How Mindsets Fit in with Significant Learning Environments
I have been wanting to read Carol Dweck’s Mindset for a long time now. Spending the last month investigating learning theories as well as course and lesson design has been fascinating. It has allowed me to take a step back and evaluate what I believe and see how research and theory supports my beliefs. It has also served as the impetus to finally dive into Mindset. In this post I hope to curate my thoughts on Mindset and how it relates to creating this significant learning environment we have been tossing around.
First I always assumed I had a growth mindset, just like I had assumed I leaned towards being a Constructivist. When I read the initial two questions Dweck proposes at the beginning of the book, honestly I was a little shocked with myself. The first self assessment question Dweck asks surrounds ability. When I went with the first answer in my head I chose “You can learn new things, but you can’t really change how intelligent you are” over the ability to change your intelligence quite a bit. Ok, we might be defining intelligence a little differently but I could see I had an unacknowledged bias against the ability to truly change your intelligence. I figured that’s just a fluke I’ll get the next one “right” (more fixed mindset?!).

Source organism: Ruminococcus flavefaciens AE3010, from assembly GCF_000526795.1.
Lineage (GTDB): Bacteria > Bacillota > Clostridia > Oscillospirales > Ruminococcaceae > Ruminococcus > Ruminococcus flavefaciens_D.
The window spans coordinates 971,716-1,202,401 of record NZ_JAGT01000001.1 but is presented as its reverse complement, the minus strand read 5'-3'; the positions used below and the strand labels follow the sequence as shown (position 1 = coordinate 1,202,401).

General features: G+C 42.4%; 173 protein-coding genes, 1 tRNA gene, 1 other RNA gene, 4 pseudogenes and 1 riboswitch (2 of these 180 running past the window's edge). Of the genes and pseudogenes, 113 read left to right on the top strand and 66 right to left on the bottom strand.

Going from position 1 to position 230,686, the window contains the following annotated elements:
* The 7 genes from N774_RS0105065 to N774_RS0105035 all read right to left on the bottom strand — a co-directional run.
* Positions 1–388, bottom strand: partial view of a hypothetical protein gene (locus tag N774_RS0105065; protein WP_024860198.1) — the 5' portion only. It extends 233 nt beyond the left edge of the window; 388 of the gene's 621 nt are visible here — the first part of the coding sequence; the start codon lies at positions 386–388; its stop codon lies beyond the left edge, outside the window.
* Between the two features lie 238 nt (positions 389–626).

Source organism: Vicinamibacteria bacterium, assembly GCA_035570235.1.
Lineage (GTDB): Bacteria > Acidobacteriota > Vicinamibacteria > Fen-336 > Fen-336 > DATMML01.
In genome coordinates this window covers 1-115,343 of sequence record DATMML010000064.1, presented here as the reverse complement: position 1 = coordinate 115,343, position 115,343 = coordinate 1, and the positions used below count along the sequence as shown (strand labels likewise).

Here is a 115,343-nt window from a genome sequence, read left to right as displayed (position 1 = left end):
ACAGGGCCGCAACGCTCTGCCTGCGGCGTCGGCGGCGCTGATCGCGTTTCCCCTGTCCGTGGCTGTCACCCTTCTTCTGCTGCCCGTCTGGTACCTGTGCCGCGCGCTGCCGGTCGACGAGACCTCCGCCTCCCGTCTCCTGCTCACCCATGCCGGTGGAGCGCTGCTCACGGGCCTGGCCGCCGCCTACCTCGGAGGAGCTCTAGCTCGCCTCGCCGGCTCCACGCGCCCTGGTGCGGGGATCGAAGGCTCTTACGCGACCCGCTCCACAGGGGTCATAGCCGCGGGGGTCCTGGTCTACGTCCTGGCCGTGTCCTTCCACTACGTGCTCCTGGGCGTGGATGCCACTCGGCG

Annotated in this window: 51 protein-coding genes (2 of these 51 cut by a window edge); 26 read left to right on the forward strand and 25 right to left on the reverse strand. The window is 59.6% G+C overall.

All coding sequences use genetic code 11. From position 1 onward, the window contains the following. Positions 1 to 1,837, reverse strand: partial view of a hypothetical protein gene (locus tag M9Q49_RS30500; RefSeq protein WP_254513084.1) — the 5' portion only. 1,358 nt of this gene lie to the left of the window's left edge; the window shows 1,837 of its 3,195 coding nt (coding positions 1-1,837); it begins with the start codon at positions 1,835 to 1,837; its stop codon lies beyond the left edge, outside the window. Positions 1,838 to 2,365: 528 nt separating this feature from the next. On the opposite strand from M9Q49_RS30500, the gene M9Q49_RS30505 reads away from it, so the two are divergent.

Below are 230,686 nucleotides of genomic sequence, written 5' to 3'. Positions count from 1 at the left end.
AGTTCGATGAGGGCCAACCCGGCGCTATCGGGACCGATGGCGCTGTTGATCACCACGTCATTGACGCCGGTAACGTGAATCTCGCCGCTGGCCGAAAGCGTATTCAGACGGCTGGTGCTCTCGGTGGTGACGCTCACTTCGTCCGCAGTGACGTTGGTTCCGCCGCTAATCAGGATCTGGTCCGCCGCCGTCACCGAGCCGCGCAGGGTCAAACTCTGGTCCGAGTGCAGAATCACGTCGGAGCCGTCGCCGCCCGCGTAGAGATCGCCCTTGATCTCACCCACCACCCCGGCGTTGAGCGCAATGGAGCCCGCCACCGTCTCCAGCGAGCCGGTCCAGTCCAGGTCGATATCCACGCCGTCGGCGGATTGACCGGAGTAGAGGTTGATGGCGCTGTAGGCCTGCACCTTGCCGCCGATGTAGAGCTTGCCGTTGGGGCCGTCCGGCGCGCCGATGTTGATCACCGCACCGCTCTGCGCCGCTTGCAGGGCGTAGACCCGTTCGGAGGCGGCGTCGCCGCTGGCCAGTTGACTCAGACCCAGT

The second question surrounds personality. Once again if I answered with my first instinct I went with “You can do things differently, but the important parts of who you are can’t really change” over you can change substantially. The more I thought about it the more I realized this was something that happens when you get older in my opinion. I believe who and what you surround yourself in your formative years do have a substantial influence on the important parts of you. This definitely leans towards growth mindset. I do still question at my age how easy it would be to change my core beliefs.
So I was less than a chapter in and I was already doubting my assumptions. The more I read the book the more I realized I do often have a growth mindset but I do need to fight some of my fixed mindset biases. Then I started thinking about how this applies to the significant learning environments I have been researching and creating. I read a couple criticisms of Dweck’s work and one really resonated with me.
Alfie Kohn addresses Dweck’s lack of education experience in his post The “Mindset” Mindset.
He notes, “I’m not suggesting we go back to promoting an innate, fixed, “entity” theory of intelligence and talent, which, as Dweck points out, can leave people feeling helpless and inclined to give up. But the real alternative to that isn’t a different attitude about oneself; it’s a willingness to go beyond individual attitudes, to realize that no mindset is a magic elixir that can dissolve the toxicity of structural arrangements. Until those arrangements have been changed, mindset will get you only so far. And too much focus on mindset discourages us from making such changes” (Kohn, 2016).
I really liked how he addressed that their is no elixir and that structural arrangements have to be changed in addition to mindset. This made me think about my thoughts from book A New Culture of Learning.
In challenge number 3 I noted, “First we realize that we have access to resources that will allow us to learn about anything we want. Second we need to create a structured environment with boundaries that allow for unlimited agency to build and experiment.”